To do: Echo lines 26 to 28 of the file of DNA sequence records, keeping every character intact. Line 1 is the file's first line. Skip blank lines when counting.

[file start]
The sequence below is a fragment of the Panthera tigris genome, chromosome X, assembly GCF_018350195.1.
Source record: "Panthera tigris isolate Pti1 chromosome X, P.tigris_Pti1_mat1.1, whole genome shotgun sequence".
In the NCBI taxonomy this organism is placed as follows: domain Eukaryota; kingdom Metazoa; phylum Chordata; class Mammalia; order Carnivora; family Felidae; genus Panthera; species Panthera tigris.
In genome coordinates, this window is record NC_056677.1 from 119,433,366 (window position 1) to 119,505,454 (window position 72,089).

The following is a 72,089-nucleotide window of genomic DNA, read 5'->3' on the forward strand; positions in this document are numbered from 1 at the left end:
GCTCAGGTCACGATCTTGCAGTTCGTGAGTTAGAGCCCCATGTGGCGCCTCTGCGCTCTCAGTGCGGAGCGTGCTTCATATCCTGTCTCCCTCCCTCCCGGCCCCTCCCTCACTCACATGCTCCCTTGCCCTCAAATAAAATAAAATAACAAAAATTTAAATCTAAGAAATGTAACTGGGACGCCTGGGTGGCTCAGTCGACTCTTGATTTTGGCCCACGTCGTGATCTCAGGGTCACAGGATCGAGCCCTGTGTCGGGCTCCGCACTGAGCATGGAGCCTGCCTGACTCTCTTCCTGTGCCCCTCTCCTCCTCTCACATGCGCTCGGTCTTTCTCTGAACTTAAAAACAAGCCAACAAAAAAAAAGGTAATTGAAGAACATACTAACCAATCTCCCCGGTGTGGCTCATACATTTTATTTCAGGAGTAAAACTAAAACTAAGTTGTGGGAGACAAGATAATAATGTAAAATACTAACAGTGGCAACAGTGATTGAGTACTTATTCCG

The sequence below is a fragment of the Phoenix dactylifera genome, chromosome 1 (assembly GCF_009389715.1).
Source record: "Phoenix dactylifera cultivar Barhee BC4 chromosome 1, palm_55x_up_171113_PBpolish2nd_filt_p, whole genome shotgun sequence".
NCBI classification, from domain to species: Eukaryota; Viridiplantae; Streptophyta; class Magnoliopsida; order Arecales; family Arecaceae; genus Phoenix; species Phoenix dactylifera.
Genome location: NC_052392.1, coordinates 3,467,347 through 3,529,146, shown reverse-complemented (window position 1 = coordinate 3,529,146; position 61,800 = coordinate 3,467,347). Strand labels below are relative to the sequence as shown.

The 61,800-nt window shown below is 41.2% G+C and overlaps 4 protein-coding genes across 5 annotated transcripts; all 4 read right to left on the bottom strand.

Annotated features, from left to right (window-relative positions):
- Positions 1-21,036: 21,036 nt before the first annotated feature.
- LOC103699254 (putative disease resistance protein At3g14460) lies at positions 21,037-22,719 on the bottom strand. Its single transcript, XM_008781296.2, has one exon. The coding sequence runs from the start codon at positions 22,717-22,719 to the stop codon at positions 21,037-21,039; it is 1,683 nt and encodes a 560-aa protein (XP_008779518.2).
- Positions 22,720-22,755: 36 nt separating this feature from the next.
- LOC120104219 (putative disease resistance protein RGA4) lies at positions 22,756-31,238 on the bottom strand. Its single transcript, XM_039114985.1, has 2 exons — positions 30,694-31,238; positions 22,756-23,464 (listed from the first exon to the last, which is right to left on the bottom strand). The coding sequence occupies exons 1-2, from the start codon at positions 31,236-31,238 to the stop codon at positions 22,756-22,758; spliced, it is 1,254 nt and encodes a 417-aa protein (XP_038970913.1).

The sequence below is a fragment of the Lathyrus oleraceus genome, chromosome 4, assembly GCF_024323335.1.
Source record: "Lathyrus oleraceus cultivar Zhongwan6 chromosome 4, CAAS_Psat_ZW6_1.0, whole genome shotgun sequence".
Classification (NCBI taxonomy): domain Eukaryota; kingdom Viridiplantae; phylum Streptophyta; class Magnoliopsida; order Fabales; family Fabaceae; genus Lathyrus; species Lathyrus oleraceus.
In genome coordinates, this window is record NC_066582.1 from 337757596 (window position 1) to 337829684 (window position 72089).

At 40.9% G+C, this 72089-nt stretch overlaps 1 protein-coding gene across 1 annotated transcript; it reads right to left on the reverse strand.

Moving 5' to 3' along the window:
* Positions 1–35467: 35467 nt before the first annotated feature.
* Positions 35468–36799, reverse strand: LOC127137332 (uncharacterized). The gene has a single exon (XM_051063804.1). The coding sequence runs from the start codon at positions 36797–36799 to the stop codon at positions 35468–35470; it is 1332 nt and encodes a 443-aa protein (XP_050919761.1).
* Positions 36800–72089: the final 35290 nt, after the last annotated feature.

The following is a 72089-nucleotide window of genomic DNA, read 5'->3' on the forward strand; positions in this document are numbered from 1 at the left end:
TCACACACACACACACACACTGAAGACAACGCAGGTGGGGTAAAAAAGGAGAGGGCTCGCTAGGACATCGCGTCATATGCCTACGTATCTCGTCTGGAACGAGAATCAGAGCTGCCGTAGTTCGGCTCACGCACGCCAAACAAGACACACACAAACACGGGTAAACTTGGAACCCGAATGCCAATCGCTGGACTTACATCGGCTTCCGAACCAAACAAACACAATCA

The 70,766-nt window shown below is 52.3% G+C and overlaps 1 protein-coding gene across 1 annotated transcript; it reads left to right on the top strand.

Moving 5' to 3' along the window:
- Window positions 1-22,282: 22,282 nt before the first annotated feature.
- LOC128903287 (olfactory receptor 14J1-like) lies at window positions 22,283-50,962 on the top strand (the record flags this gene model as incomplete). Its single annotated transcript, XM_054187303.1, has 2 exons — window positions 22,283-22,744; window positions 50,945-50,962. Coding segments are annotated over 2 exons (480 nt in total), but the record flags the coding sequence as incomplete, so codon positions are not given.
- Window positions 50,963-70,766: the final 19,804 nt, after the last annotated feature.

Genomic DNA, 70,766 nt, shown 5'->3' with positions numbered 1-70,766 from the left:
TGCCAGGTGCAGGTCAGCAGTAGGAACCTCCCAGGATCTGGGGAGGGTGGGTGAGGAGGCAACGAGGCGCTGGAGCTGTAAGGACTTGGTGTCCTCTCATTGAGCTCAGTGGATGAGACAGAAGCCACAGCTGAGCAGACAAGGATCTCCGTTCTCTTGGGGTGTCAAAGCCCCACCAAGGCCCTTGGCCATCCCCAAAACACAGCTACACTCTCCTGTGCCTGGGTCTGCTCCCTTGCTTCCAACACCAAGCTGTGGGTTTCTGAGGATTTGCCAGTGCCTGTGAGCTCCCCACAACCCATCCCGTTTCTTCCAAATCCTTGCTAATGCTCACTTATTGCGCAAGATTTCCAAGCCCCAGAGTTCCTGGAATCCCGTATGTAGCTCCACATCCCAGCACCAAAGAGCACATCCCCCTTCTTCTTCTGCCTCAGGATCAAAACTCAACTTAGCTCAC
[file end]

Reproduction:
The following is a 72089-nucleotide window of genomic DNA, read 5'->3' on the forward strand; positions in this document are numbered from 1 at the left end:
TCACACACACACACACACACTGAAGACAACGCAGGTGGGGTAAAAAAGGAGAGGGCTCGCTAGGACATCGCGTCATATGCCTACGTATCTCGTCTGGAACGAGAATCAGAGCTGCCGTAGTTCGGCTCACGCACGCCAAACAAGACACACACAAACACGGGTAAACTTGGAACCCGAATGCCAATCGCTGGACTTACATCGGCTTCCGAACCAAACAAACACAATCA

The 70,766-nt window shown below is 52.3% G+C and overlaps 1 protein-coding gene across 1 annotated transcript; it reads left to right on the top strand.